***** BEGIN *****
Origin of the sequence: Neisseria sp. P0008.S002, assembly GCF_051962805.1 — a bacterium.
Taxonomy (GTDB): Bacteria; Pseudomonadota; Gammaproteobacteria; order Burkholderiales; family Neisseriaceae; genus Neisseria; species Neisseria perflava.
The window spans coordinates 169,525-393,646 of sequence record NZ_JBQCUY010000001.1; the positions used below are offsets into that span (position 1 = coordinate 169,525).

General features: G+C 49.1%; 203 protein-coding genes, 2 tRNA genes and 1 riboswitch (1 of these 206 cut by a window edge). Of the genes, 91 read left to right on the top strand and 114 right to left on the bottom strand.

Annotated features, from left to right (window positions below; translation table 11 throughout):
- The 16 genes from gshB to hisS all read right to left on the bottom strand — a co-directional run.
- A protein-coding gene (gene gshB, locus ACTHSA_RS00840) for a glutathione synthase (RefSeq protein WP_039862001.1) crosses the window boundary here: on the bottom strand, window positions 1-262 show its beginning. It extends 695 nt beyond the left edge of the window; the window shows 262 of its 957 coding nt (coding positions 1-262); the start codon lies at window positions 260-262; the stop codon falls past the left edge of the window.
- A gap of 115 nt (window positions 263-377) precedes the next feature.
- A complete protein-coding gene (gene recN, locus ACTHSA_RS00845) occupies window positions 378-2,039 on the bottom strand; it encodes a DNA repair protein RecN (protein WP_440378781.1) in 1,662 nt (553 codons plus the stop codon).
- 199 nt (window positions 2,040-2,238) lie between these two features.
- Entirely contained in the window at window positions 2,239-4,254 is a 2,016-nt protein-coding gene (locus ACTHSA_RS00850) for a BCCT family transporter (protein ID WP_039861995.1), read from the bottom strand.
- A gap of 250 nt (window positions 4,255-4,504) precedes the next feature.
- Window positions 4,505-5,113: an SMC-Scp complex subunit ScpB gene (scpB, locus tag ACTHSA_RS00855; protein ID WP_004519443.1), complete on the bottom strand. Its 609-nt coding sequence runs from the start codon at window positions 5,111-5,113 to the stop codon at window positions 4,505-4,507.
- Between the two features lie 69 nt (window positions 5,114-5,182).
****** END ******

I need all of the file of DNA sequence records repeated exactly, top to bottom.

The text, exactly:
Origin of the sequence: Neisseria sp. P0008.S002, assembly GCF_051962805.1 — a bacterium.
Taxonomy (GTDB): Bacteria; Pseudomonadota; Gammaproteobacteria; order Burkholderiales; family Neisseriaceae; genus Neisseria; species Neisseria perflava.
The window spans coordinates 169,525-393,646 of sequence record NZ_JBQCUY010000001.1; the positions used below are offsets into that span (position 1 = coordinate 169,525).

General features: G+C 49.1%; 203 protein-coding genes, 2 tRNA genes and 1 riboswitch (1 of these 206 cut by a window edge). Of the genes, 91 read left to right on the top strand and 114 right to left on the bottom strand.

Annotated features, from left to right (window positions below; translation table 11 throughout):
- The 16 genes from gshB to hisS all read right to left on the bottom strand — a co-directional run.
- A protein-coding gene (gene gshB, locus ACTHSA_RS00840) for a glutathione synthase (RefSeq protein WP_039862001.1) crosses the window boundary here: on the bottom strand, window positions 1-262 show its beginning. It extends 695 nt beyond the left edge of the window; the window shows 262 of its 957 coding nt (coding positions 1-262); the start codon lies at window positions 260-262; the stop codon falls past the left edge of the window.
- A gap of 115 nt (window positions 263-377) precedes the next feature.
- A complete protein-coding gene (gene recN, locus ACTHSA_RS00845) occupies window positions 378-2,039 on the bottom strand; it encodes a DNA repair protein RecN (protein WP_440378781.1) in 1,662 nt (553 codons plus the stop codon).
- 199 nt (window positions 2,040-2,238) lie between these two features.
- Entirely contained in the window at window positions 2,239-4,254 is a 2,016-nt protein-coding gene (locus ACTHSA_RS00850) for a BCCT family transporter (protein ID WP_039861995.1), read from the bottom strand.
- A gap of 250 nt (window positions 4,255-4,504) precedes the next feature.
- Window positions 4,505-5,113: an SMC-Scp complex subunit ScpB gene (scpB, locus tag ACTHSA_RS00855; protein ID WP_004519443.1), complete on the bottom strand. Its 609-nt coding sequence runs from the start codon at window positions 5,111-5,113 to the stop codon at window positions 4,505-4,507.
- Between the two features lie 69 nt (window positions 5,114-5,182).